The founder and chief executive of Richmond-based Snagajob is stepping down as the company eyes its next step.
Shawn Boyer, who founded the online hourly job board in 1999, announced his departure from the role of CEO to Snagajob employees at a meeting Wednesday at the firm’s Innsbrook headquarters.
Peter Harrison, who previously ran Northern Virginia-based GlobalLogic and helped take two companies public, will be Snagajob’s new chief executive.
Boyer, who will become chairman of board, said in an interview Wednesday that the company might consider an IPO within the next three years.
“This is not my departure. This is me moving into a different role and still being here every day,” Boyer said.
Boyer, 41, left a career as a lawyer and grew Snagajob to more than 200 employees and tens of millions of dollars in annual revenue.
The William & Mary graduate also led the company through several capital raises in deals with private equity firms that brought in more than $40 million. Some of those firms, including Adams Street Partners, Baird Venture Partners and August Capital, took seats on Snagajob’s board of directors. With those seats came greater say in the company’s affairs.
Boyer said he’ll maintain the same level of ownership. He and his family are the single largest shareholder in the company, he said. His wife, Tennille Boyer, works in sales at the company.
Boyer said he initiated a search for a successor in early 2012.
“This has been something I have proactively talked to the board about for quite some time,” he said. “This was my decision, my instigation.”
Snagajob, which matches hourly job seekers with employers such as 7-Eleven, Home Depot and Pizza Hut, had been known as one of the fastest growing companies in Richmond.
Boyer was named the 2008 National Small Business Person of the Year by the U.S. Small Business Administration, and in 2009 he was Virginia Business magazine’s Person of the Year.
In its search, the company was looking for a chief executive who had experience growing a company much larger than Snagajob, including expanding internationally, and who has been involved in an IPO process.
“If you look at my resume, I don’t have any of those,” Boyer said. “I wanted to bring in somebody who did have that.”
Harrison matches those needs, Boyer said.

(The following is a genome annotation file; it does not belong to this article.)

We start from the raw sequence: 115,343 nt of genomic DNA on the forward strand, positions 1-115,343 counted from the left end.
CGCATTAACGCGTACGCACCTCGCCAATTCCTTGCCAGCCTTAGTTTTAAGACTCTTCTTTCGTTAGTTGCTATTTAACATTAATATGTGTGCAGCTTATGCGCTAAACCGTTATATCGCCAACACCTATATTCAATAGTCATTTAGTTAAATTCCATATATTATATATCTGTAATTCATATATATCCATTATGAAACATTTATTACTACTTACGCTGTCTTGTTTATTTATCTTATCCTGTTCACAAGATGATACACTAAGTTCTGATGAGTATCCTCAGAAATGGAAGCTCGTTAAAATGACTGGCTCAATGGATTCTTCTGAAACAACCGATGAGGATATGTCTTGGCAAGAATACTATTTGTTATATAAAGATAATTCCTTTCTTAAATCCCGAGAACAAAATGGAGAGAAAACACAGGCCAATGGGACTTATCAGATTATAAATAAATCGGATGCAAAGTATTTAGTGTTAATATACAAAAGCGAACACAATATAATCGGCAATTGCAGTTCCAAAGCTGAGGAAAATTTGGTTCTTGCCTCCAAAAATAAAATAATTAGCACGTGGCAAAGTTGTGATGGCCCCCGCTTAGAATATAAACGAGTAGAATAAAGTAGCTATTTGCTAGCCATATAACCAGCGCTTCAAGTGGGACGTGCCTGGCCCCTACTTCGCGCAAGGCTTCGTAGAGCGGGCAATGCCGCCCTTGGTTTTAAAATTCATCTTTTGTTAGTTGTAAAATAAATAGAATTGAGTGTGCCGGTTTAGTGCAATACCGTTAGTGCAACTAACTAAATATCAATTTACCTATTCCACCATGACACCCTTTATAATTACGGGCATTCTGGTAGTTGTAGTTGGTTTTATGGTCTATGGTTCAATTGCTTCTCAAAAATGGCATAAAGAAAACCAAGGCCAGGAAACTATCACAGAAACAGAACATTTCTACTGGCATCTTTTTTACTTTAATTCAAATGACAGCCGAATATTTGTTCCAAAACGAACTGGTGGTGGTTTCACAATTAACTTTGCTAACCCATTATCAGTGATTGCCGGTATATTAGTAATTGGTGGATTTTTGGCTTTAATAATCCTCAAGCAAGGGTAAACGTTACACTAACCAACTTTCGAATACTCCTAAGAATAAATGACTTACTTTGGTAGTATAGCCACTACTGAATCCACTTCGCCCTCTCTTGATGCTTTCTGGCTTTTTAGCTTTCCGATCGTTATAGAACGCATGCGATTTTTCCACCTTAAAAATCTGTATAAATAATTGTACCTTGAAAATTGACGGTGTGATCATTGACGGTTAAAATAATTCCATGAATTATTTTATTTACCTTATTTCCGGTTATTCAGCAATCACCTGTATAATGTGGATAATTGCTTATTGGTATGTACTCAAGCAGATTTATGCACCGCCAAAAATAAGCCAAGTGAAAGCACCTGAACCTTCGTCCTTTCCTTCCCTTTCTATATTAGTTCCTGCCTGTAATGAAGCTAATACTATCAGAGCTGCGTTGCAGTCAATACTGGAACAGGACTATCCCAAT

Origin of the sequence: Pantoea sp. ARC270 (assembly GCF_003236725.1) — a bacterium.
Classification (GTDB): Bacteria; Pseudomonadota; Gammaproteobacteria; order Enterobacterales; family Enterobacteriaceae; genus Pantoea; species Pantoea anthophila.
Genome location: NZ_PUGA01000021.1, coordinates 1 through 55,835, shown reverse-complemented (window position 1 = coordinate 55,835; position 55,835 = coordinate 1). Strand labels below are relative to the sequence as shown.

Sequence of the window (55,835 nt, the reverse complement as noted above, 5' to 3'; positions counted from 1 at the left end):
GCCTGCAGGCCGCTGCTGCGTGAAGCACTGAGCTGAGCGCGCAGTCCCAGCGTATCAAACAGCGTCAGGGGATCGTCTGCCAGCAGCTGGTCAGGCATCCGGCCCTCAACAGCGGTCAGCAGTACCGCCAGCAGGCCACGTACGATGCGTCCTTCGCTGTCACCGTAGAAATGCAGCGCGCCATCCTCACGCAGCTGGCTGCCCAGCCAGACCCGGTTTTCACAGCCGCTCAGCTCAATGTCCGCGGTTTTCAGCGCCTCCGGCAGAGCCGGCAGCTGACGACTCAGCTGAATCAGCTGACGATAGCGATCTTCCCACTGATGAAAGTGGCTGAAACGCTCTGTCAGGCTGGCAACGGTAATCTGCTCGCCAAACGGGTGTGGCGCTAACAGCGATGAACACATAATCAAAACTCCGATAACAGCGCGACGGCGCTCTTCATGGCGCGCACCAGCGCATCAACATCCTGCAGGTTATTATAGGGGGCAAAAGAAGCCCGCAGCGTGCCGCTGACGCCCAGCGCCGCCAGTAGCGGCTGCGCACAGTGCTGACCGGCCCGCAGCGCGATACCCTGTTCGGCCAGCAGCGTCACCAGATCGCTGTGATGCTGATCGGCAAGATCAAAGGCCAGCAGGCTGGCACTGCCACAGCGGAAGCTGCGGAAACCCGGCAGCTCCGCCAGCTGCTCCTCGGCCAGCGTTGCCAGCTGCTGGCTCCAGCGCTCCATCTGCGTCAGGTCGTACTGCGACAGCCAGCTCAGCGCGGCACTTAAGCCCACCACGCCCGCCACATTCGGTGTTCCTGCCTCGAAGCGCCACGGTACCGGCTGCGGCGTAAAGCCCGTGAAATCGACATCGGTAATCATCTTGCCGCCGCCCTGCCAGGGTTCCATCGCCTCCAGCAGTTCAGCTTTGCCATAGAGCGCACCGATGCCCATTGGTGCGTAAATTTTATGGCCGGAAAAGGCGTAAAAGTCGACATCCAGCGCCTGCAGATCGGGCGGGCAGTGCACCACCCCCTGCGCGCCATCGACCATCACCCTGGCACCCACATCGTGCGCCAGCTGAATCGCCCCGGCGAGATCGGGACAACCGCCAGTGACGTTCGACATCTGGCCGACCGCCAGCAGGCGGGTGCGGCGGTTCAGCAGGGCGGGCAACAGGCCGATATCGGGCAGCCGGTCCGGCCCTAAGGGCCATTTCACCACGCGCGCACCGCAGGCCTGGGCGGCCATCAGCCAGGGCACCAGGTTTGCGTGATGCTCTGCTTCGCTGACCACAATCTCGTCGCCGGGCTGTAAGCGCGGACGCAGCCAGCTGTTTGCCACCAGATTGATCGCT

As chief executive of GlobalLogic, he grew the software firm to more than 6,000 employees during his tenure from 2002 to 2010.
He’s been through two IPOs with tech firms Versata and Seer Technologies.
Harrison is expected to start at Snagajob in April.
Randy Reece, a senior analyst who covers the job recruiting industry for Nashville investment firm Avondale Partners, said that, depending on the industry and level of profitability, a company would want to show revenue growth of 15 to 20 percent annually in the years leading up to a planned IPO.
“It’s only going to be possible if the company is achieving very strong growth,” Reece said. “We don’t know exactly how fast Snagajob is growing. We do know they have succeeded in winning relationships with significant number of companies that hire a lot of hourly employees in retail-oriented industries and restaurants. I think that’s a strong positive.”
Reece said a sale of Snagajob is more likely than an IPO.
“The ‘preparing for an IPO’ response is another way of saying ‘we’ll be for sale eventually,’” Reece said.
Should it go in that direction, potential buyers could include online job search giants Monster and CareerBuilder, Reece said.
Monster’s North American operations brought in $463 million in revenue in 2012. CareerBuilder brought in $663 million in revenue last year.
Reece also said some of Snagajob’s earlier private equity backers might be running short on patience in their drive to recoup their investment.
“With the Internet bubble and then the real estate bubble, a lot of private equity money was put to work and has been stuck there for a long time,” Reece said. “These companies are under increasing pressure to get their money out of investments they’ve held for a long time and put them into new ideas that have potential for a higher rate of return.”
Snagajob also said Wednesday that Greg Moyer, who has been its head of human resources for almost seven years, would retire in April. Betsy Kersey, who had been groomed to be his successor, will take over that position.